Schupp, founder of the Missouri Veterans History Project, noted a common interest in issues related to veterans and was optimistic that Jewish values could play a part in Greitens’ administration.

“I am very hopeful that those core values that we share will lead his service as governor of our state and that — as he said to me on the phone — his door will be open,” said Schupp. 

However, Schupp still resides in the opposing party and Democrats continue to be vastly outnumbered in Jefferson City. She’s one of only nine in the Senate and both chambers now have veto-proof GOP supermajorities. 

“I know that these are the people who were elected but I’m not sure that this hyper-imbalance is good for the people of the state of Missouri,” she said. “I think we work better together when we are forced by our numbers to work together and to find reasoned compromise.

Greitens will now be the only Jewish statewide elected official with the departure of Democrat Jason Kander from the Secretary of State’s office. Kander lost his bid last year for a U.S. Senate seat. St. Louis County Assessor Jake Zimmerman, who is also Jewish, lost his Democratic primary bid for the attorney general’s chair in August.

On the other side of the Capitol building from Schupp, state representative and fellow Jewish Democrat Sue Meredith said diversity was important and she was also hopeful about the coming administration but sounded a more cautious tone on what it might mean to have the first Jewish governor.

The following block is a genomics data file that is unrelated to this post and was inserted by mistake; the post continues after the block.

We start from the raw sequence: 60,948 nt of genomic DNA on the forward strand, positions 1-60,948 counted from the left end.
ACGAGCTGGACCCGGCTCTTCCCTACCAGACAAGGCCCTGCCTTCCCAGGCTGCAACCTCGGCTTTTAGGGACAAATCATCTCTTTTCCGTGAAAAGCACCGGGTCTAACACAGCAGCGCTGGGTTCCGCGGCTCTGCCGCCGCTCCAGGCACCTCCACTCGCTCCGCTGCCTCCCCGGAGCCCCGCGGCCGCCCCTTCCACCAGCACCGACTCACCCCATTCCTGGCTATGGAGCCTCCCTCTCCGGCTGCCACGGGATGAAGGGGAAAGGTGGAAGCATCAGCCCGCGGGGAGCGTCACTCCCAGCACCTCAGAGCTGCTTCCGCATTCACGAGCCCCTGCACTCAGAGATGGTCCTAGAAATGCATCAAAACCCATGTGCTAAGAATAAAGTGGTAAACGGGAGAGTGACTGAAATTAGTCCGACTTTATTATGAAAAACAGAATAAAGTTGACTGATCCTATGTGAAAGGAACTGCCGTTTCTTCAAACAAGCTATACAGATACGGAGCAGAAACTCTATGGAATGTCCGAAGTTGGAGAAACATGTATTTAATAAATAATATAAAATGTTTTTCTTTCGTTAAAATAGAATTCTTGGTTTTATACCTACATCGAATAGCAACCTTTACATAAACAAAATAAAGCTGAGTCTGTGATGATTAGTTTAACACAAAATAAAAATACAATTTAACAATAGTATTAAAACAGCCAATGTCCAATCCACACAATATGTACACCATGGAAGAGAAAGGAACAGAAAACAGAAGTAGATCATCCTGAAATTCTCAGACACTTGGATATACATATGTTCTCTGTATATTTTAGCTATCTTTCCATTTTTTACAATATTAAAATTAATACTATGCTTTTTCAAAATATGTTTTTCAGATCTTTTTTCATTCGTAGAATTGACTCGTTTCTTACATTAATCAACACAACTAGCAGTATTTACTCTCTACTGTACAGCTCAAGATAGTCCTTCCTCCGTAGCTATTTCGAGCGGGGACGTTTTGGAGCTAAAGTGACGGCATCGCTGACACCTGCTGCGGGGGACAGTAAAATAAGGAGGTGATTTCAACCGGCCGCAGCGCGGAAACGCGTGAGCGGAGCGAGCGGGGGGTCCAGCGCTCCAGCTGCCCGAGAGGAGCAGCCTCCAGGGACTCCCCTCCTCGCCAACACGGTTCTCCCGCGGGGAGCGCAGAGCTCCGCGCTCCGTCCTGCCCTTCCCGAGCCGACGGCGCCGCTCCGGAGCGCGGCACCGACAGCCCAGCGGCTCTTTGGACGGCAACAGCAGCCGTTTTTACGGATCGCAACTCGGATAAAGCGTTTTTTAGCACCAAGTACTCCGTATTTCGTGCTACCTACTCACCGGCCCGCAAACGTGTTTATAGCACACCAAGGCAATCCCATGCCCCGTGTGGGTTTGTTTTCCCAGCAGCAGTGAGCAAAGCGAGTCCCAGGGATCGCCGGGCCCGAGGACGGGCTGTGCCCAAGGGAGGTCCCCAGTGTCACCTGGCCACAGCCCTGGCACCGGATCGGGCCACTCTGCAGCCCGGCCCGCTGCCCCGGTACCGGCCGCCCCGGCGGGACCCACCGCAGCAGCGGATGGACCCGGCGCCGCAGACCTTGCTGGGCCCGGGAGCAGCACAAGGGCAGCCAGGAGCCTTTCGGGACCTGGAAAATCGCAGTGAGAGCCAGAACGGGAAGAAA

“I am a big proponent of separation of church and state all the way around,” said Meredith, who represents a mid-county district that includes Parkway North High School of which both Schupp and Greitens are alumni. “I don’t think you should vote for someone or not vote for someone because of their religion. You vote on their behavior and what they actually do in life.”

Like Schupp, she said she hoped Greitens would exemplify Jewish values.

“I’m hoping that caring for others will carry through because we have a large number of people in this state who are not economically well-endowed,” she said.

Back in St. Louis at United Hebrew, Rabbi Brigitte Rosenberg said her congregation was fortunate enough to host the incoming governor the weekend before his inauguration. She said he was called up for an aliyah and participated in the blessings before and after the reading.

He then delivered a few remarks on tikkun olam, directing them mostly to Simone Hotter, who was celebrating her bat mitzvah that day.

“He talked about one of the things that they have in common is that they both have mothers sitting in the congregation that morning who were crying tears of joy,” she said. “His mom was present as well at the service.”

Rosenberg said he stayed after the service to speak individually with congregants. She said that — judging from Facebook posts afterward — people found him “very genuine and friendly.” She said one elderly congregant approached her to note how important this was from an historical perspective.

“I still feel that regardless of what side of the aisle someone sits on politically, that for me when a fellow Jew is elected to public office — in this case, the first Jewish governor of our state — that it is something to be proud of,” Rosenberg said.